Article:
Child sexual abuse is, unfortunately, a pervasive crime, and one that can often be difficult to prosecute. Discuss some difficulties in interviewing child victims of sexual abuse, and what psychologists can do to aid in these investigations. Also discuss some of the errors investigators make when interviewing children.
Interesting topic! Let's take a closer look. I also attached the supporting article, from which this response is drawn. It is an exceptionally informative article compiling an extensive review of the research that supports each question.
1. Child sexual abuse is, unfortunately, a pervasive crime, and one that can often be difficult to prosecute. Discuss some difficulties in interviewing child victims of sexual abuse, and what psychologists can do to aid in these investigations.
Difficulties in Interviewing Child Victims of Sexual Abuse
(a) Language differences between adult and child.
(b) Younger children cannot talk, so it is difficult to interview.
(c) Suggestibility of children is a problem, especially for the 'untrained' interviewer.
(d) Short attention span e.g., the longer the interview, the less accurate are the child's reported. The more the child wants to end the interview, the more likely the child makes up false statements
(e) Feel threatened and intimidated by high status of interviewer and are more likely to be influenced by what the interviewer says, and agree even if it is not accurate.
The psychologist can work with the investigator and train, if necessary, the educator in the types of errors to avoid, and also what research suggests is the best way to obtain accurate information from a child. Sometimes, the psychologist is also working with the child and the family.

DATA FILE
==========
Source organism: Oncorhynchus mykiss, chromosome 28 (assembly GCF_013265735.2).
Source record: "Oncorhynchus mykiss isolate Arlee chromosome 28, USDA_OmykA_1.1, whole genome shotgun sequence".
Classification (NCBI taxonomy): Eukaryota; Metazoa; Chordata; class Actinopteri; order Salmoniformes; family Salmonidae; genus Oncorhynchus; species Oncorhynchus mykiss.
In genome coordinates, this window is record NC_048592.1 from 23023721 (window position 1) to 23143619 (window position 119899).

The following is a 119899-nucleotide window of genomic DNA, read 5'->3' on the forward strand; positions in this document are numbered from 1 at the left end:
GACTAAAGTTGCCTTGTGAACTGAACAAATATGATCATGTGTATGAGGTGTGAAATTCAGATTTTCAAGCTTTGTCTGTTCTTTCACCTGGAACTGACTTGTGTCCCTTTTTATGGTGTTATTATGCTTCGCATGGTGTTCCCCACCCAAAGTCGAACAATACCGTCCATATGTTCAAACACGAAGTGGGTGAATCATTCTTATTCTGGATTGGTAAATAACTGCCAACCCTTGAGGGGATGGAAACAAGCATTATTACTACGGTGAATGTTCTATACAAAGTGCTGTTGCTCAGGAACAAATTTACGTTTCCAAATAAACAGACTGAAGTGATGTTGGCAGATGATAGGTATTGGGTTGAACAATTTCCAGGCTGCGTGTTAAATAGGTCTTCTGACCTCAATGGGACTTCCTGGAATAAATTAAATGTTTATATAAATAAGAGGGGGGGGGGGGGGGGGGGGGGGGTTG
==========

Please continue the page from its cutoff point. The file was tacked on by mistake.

2. Also discuss some of the errors investigators make when interviewing children.
The attached article presented a number of errors that investigator make, and found that when present in interviews or interactions with young children, may greatly compromise the accuracy of their reports. These factors include:
· Biased beliefs of the interviewer
· Use of repeated questions
· Repetition of misleading information,
· Use of rewards, bribes, and threats.
· Children's reports are at risk for being tainted if an intimidating adult, such as a police office, interviews them.
· Using peer pressure
· Using anatomically detailed dolls
· Stereotype induction
· Some very recent evidence indicates that merely asking children to repeatedly think about whether an event occurred may have a profound negative effect on their subsequent memories. (from attached article)
Let's discuss each of these briefly based on the findings in the attached article.
(1) Interviewer Bias
The authors in the ...
Discussion of some difficulties in interviewing child victims of sexual abuse, and what forensic psychologists can do to aid in these investigations. Errors that investigators make when interviewing children are also explored. Supplemented with one relevant article on the suggestibility of children.